When UAE national Ahmad Abdulla Juma Mubarak heard from a doctor in Dubai last year that his nine-month old daughter, Suhaila Ahmed Mubarak, had leukemia, his world came crashing down.
The Emirati father first planned to take Suhaila to the US for the treatment of acute lymphoblastic leukemia, a type of cancer of the blood and bone marrow, but due to visa issues, he had to change his plan. Instead, he travelled to Korea for her daughter’s cancer treatment.
“At that time, we didn’t have much knowledge about healthcare in Korea,” says Juma Mubarak.
“As soon as we landed in Seoul, we immediately rushed to Samsung Medical Center as Suhaila developed a problem with the central vein that required reinsertion. This perhaps happened because of the stress of long travel. However, even in such a situation, doctors and all the medical staff in the ward did their best for Suhaila, giving us confidence in the treatment process,” he says.
Suhaila, now two years old, successfully underwent the complicated allogeneic hematopoietic stem cell transplantation (HSCT) at the hospital, with replacement cells from her sister.
“There are many good hospitals in Korea and I would definitely recommend it for high-quality treatment of childhood cancer,” says Juma Mubarak.
Likewise, parents of two-year old Maryam Mohammed Ahmed Binshaker also chose to visit Korea when their daughter was diagnosed with a critical liver disorder.
“Maryam first had a Kasai procedure in 2018 but after three months, doctors advised her to go for a liver transplant, which was carried out at Asan Hospital in Seoul,” says Maryam’s father Mohammed Ahmed Mohammed Binshaker Al Blooshi.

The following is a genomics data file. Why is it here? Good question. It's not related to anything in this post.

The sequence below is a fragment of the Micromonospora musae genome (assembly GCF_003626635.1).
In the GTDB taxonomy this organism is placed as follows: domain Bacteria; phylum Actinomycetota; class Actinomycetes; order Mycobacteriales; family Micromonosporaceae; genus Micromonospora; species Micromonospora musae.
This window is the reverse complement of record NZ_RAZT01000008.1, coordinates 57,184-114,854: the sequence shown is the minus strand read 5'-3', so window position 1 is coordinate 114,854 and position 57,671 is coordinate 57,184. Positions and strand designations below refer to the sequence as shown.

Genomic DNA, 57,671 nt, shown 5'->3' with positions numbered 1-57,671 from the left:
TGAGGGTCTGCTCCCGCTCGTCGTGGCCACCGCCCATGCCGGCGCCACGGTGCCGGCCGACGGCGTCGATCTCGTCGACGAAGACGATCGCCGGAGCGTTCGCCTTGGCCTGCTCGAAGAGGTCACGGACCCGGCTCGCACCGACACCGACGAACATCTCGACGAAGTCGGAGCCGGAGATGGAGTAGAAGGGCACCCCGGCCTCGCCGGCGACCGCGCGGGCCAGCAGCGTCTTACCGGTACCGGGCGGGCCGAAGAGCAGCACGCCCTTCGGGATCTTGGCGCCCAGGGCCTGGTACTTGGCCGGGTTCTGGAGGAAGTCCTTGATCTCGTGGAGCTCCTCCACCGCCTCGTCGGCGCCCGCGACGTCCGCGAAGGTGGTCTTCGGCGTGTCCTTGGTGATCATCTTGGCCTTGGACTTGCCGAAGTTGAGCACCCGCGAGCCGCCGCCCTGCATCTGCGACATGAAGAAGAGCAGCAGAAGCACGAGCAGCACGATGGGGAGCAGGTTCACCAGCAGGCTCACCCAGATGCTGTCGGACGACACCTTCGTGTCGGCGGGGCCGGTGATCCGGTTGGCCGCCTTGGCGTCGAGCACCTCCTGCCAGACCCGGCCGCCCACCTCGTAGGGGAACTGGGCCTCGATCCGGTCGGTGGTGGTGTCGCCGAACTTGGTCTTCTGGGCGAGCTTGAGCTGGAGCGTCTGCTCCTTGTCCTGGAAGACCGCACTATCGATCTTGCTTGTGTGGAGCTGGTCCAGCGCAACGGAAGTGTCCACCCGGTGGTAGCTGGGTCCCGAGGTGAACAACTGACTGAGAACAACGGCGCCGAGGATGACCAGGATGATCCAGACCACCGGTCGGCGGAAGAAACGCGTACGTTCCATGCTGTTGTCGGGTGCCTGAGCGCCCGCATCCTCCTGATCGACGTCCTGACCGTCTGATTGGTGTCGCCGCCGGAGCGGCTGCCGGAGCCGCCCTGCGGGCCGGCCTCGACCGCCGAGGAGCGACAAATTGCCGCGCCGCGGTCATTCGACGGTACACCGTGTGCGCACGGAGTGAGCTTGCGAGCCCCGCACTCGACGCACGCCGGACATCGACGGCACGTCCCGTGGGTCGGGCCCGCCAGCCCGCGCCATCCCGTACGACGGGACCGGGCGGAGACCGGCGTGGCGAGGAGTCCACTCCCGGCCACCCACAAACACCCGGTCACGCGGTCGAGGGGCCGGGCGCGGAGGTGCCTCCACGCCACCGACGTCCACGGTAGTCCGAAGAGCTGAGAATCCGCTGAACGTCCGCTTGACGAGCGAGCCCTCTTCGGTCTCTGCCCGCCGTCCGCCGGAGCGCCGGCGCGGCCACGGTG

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Korea has always been at the forefront of advanced medical treatment and research and it enjoys an excellent reputation worldwide, including the UAE, for its quality of patient care and cost efficiency. For years, it has been the destination of choice for UAE residents seeking diagnosis and treatment of critical health issues.
His Highness Shaikh Mohammad Bin Zayed Al Nahyan, Crown Prince of Abu Dhabi and Deputy Supreme Commander of the UAE Armed Forces, once said, “In running the healthcare system, many countries tend to focus only on the health and neglect the care, but Korea fulfills both, the health and the care superbly.”
More than 20,000 UAE patients have flown to Korea for medical treatment since the Patients Referral Agreement was signed between the two nations in 2011. Last year, 497,464 patients visited Korea from around the world, with 8,983 patients travelling from the Middle East and 4,089 from the UAE for treatment of complex problems, such as cancer, transplantation, cardiac ailments, musculoskeletal disorders and fertility issues.
“One of the advantages of availing treatment in Korea is the fast process,” says Muna Al Kaabi, 55, who is currently undergoing treatment for breast cancer at Ewha Woman’s University Medical Center in Seoul. “My nephew had a brain surgery in Korea earlier and I was aware of Korea’s advanced healthcare facilities. When I was diagnosed with breast cancer, I looked no further than Korea.
“I was able to start chemotherapy right after meeting with the doctor – within two days after I landed in Seoul,” Muna says, who decided to stay in Korea and continue her treatment even during the pandemic.
“The medical system and quarantine procedures are very systematic in Korea. I hope to finish my treatment and return home soon.”
Fifty-year old thyroid cancer survivor, Khamis Abdulla Sultan Al Haatemi, is also happy with the healthcare facilities in Korea.
“When I first came to know about my diagnosis, more than 50 per cent of the airways were pressed by cancerous tumors, so I was very worried,” says Al Haatemi.